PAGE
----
Multiple Authors
By: Scott Gottlieb, Jeffrey Shuren

In recent days, the U.S. Food and Drug Administration (FDA) has committed to several new policies that will modernize the agency’s approach to regulation in the medical device system.

For instance, we announced our intention to propose an alternate approach to the traditional 510(k) clearance process, which will involve the use of modern, science-based, consensus standards along with FDA-developed performance criteria as the comparator for device review for certain well-understood technologies. The FDA currently compares new devices to predicate devices that can in many cases be as much as 40 years old. By modernizing the standards that the FDA uses to assess some new devices, it will make it easier to innovate these products, and adopt more up-to-date and rigorous benchmarks for evaluating their safety and effectiveness.

Multiple Authors
By: Lou Valdez, Dara Corrigan, Peter Stein

Regulatory experts from around the world, including the Food and Drug Administration (FDA), gathered recently to discuss issues such as regenerative medical products, international collaboration to fight antimicrobial resistance (AMR), and developing strategies to combat substandard or falsified medical products.

With “Innovation” as the theme, the Heads of Medicines Summit and the International Medicines Regulatory Authorities (ICMRA) annual meeting in Kyoto, Japan on Oct. 23-27, 2017, provided unique opportunities to share and learn about regulatory issues of mutual concern.

The gatherings bring together leadership from selected national medicines regulatory authorities (MRAs), who represent regulatory agencies of varying maturity. This year, regulators from 28 countries attended, along with representatives from the FDA, the European Commission, the European Medicines Agency (EMA), and the World Health Organization (WHO).

Mike Richman’s picture

By: Mike Richman

QDL co-host Dirk Dusharme was on vacation for our Nov. 10, 2017, episode, but we ably covered for his absence with some thought-provoking stories and great guests. Let’s take a look:

“What Really Causes Workplace Stress”

A multidisciplinary team of researchers at the University of Southern California are in the process of studying nurses as part of a 10-week project. Their results will not only tell us about the effects of stress in the workplace, but also how engineers can design and interpret experiments to improve many facets of the human experience.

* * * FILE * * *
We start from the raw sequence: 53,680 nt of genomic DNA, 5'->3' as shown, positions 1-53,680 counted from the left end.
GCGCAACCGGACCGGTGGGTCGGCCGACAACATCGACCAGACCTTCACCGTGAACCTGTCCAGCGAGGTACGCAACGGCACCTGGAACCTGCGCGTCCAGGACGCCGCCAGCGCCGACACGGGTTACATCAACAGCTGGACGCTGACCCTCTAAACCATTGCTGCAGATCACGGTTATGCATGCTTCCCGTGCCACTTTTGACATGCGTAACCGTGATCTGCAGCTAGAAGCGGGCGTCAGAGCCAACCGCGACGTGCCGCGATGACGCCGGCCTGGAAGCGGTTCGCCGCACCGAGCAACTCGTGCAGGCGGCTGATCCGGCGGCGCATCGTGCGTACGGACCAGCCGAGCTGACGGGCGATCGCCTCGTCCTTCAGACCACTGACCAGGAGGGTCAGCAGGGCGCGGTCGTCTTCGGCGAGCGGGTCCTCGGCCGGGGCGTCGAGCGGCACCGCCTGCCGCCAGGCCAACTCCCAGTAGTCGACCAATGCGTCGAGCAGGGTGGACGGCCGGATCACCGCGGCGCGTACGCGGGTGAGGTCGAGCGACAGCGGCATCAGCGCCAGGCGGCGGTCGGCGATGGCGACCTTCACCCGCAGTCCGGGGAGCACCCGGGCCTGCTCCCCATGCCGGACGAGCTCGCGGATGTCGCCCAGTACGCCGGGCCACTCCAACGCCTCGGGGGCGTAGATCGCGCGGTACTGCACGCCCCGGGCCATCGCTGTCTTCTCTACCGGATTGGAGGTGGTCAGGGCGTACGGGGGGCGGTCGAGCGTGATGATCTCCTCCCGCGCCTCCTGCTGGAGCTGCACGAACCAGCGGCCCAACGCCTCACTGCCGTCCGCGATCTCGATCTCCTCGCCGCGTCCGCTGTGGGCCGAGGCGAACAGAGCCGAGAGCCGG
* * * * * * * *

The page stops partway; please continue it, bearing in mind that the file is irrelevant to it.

Interview: Gene Morrison

Brandon McFadden’s picture

By: Brandon McFadden

The food labeling craze coupled with banner headlines about the dangers of gluten, genetically modified organisms (GMOs), and hormones are leading to increasingly absurd results.

For example, you can now buy “premium” water that’s not only free of GMOs and gluten but certified kosher and organic. Never mind that not a single drop of water anywhere contains either property or is altered in any way by those designations.

The QA Pharm’s picture

By: The QA Pharm

If I could summarize in one page the most important lessons I have learned in pharmaceutical quality assurance over the last 40 years, this is it.

When it comes to putting a procedure into written words, it doesn’t mean the words will be effective in getting people to follow the procedure.

The responsibility of quality assurance is to ensure that an effective quality management system (QMS) is put in place procedurally, is in use behaviorally, and is in control measurably.

The responsibility of management is to enable the QMS through accountability of each element of the QMS by an identified owner, to provide oversight through performance metrics, and to promote the QMS as a normal and valued part of the business—not to make the FDA happy or pass an inspection.

As I reflect on my pharmaceutical career and the many clients I have served over the years, the best results and most rewarding experiences were with those who embraced this concept.

My hope is for all my followers to use this simple graphic as a way to communicate a QMS implementation strategy.

I would be pleased to support your effort with details behind each of these points.

Dirk Dusharme @ Quality Digest’s picture

By: Dirk Dusharme @ Quality Digest